Vernacular Statecraft and Indigenous Autonomy

Vernacular Statecraft  and Indigenous Autonomy

Fighting Like a Community Cover

My second book Fighting Like a Community: Andean Civil Society in an Era of Indian Uprisings (Chicago, 2009) details the ways that indigenous urban careers, agrarian livelihoods, and participation in local development have driven native politics. I looked at how residents of native communities insisted on a type of self-determination even as they tied themselves to jobs in the city. I brought these issues together with the notion of vernacular statecraft, or the use of the state’s own habits of governing to promote indigenous development and to organize uprisings against the state itself.

Other writings addressing indigenous politics:

2011       Politics of place and urban indígenas in Ecuador’s indigenous movement. In Histories of Race and Racism: The Andes and Mesoamerica from Colonial Times to the Present, edited by L. Gotkowitz. Durham: Duke University Press. 221-240.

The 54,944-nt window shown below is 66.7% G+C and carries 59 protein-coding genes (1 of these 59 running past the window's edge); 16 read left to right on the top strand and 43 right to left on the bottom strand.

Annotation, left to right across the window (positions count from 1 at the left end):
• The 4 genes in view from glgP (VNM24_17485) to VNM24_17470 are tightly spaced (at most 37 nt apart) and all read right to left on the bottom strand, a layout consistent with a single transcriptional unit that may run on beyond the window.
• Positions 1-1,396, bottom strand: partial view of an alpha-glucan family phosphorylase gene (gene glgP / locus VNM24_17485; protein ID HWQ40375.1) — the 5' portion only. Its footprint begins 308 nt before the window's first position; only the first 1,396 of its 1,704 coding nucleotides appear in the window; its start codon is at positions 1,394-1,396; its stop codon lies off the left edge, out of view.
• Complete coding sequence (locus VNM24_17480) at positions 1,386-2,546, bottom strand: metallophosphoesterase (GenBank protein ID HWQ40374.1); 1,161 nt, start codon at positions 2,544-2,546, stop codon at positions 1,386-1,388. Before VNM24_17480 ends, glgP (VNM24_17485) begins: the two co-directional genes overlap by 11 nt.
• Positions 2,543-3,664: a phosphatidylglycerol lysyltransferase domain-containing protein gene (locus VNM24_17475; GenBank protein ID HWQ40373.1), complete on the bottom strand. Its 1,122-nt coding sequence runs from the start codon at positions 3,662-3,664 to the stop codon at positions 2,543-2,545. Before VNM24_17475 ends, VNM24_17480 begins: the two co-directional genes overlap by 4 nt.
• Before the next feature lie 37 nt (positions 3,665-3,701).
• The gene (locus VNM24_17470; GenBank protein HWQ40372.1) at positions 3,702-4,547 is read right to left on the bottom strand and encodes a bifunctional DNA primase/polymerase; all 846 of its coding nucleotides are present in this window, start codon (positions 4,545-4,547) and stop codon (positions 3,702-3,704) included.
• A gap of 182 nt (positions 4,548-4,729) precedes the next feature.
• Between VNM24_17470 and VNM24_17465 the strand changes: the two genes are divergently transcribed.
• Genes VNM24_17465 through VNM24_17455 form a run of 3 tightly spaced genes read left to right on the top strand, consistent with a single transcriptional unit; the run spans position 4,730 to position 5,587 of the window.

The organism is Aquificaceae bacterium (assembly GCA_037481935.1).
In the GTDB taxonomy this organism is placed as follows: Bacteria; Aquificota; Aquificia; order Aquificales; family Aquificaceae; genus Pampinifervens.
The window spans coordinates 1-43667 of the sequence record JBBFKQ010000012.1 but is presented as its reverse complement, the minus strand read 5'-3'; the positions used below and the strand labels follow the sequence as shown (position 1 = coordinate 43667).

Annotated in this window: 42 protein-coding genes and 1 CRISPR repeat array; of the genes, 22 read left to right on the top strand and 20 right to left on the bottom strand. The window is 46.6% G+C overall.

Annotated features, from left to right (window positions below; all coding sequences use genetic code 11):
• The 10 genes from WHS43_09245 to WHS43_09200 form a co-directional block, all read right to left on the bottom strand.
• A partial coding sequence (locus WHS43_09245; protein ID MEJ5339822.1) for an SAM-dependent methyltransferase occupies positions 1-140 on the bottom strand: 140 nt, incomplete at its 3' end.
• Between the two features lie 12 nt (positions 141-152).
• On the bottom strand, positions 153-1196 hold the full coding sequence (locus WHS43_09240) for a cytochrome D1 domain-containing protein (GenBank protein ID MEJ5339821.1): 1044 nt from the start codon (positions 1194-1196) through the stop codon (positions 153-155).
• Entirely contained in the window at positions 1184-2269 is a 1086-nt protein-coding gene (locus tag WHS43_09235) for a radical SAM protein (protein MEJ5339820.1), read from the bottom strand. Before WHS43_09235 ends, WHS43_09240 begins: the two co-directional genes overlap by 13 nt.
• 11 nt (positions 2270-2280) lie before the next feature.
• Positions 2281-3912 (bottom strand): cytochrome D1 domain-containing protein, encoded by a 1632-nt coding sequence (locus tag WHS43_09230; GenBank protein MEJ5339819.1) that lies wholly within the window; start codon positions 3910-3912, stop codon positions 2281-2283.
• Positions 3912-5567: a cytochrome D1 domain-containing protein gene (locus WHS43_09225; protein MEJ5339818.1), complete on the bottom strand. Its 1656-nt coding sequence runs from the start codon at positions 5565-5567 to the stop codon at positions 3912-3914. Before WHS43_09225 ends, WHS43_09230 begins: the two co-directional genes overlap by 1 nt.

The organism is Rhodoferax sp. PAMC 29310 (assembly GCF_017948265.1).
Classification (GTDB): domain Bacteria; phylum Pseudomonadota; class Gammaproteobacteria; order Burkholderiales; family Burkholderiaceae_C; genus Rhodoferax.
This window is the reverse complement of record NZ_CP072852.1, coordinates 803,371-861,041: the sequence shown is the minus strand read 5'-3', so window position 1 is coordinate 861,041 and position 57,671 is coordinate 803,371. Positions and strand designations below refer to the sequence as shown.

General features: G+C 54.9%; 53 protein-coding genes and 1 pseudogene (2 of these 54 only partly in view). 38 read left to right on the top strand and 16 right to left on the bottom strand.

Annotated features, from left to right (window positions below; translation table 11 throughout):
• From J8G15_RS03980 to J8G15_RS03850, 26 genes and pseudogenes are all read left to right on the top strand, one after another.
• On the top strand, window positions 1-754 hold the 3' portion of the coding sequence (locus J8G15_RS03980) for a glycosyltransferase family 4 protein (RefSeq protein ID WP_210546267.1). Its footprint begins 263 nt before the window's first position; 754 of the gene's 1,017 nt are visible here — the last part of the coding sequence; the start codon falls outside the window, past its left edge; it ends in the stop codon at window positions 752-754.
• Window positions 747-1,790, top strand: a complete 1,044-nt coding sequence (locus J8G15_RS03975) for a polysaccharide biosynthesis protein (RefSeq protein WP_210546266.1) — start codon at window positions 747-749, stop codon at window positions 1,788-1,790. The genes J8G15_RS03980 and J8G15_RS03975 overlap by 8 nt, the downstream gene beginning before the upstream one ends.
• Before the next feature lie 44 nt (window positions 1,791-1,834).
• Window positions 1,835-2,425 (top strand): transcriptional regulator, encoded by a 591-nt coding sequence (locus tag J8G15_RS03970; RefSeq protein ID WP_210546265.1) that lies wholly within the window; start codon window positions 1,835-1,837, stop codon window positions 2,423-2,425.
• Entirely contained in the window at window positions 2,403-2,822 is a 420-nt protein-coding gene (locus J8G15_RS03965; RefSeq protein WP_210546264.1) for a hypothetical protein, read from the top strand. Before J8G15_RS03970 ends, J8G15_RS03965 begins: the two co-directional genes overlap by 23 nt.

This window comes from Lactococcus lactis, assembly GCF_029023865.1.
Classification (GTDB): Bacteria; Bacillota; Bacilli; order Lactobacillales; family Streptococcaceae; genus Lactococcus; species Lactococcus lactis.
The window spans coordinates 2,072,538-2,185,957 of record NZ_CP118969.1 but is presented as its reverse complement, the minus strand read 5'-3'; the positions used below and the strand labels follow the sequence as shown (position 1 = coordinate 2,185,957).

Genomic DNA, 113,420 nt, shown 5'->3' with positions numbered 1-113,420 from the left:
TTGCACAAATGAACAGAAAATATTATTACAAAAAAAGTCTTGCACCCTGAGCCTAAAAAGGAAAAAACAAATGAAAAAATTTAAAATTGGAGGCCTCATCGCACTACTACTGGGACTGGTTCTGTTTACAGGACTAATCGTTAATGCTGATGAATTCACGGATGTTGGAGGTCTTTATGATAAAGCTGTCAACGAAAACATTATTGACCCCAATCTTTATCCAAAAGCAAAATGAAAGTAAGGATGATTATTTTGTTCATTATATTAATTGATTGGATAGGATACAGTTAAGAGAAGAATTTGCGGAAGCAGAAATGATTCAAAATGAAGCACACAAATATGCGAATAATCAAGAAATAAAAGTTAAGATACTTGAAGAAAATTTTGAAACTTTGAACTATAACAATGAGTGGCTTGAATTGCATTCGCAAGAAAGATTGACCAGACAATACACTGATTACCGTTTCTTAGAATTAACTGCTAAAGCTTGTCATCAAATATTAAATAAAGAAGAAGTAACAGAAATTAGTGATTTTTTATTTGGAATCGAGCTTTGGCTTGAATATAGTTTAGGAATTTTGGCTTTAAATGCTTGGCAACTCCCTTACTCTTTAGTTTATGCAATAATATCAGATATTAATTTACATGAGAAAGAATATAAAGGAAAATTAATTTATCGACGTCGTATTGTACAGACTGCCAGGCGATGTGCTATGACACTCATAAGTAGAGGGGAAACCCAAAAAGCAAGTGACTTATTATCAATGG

2008       Globalization from Below and the Political Turn among Otavalo’s Merchant Artisans. In The Ecuador Reader, edited by C. de la Torre and S. Striffler. pp. 377-384. Duke University Press, Durham.

2007       The Power of Ecuador’s Indigenous Communities in an Era of Cultural Pluralism. Special issue of Social Analysis, edited by Edward Fischer 51(2) 86-106. Reprinted in Indigenous peoples, civil society, and the neoliberal state in Latin America. Oxford and New York: Berghahn Books, Edward Fischer, ed. (2008).

2003       Tigua Migrant Communities and the Possibilities for Autonomy among Urban Indígenas. In Millennial Ecuador, edited by N. Whitten, pp 275-295. University of Iowa Press, Iowa City, IA.

2002       “Don’t be lazy, Don’t lie, Don’t steal”: Community Justice in the Neoliberal Andes. American Ethnologist 29(3) 637-662.

2002       Autonomy and Interdependence in Native Movements: Towards a Pragmatic Politics in the Ecuadorian Andes. Identities: Global Studies in Culture and Power 9:173-195.

2001       The Otavaleños of the Ecuadorian Highlands. In Endangered Peoples of Latin America, edited by S. Stonich, pp. 189-204. Endangered Peoples of the World, B. R. Johnston, general editor. Greenwood Press, Westport CT.

1998       “Dirty Indians,” Radical Indígenas, and the Political Economy of Social Difference in Modern Ecuador. Bulletin of Latin American Research 17(2):185-205.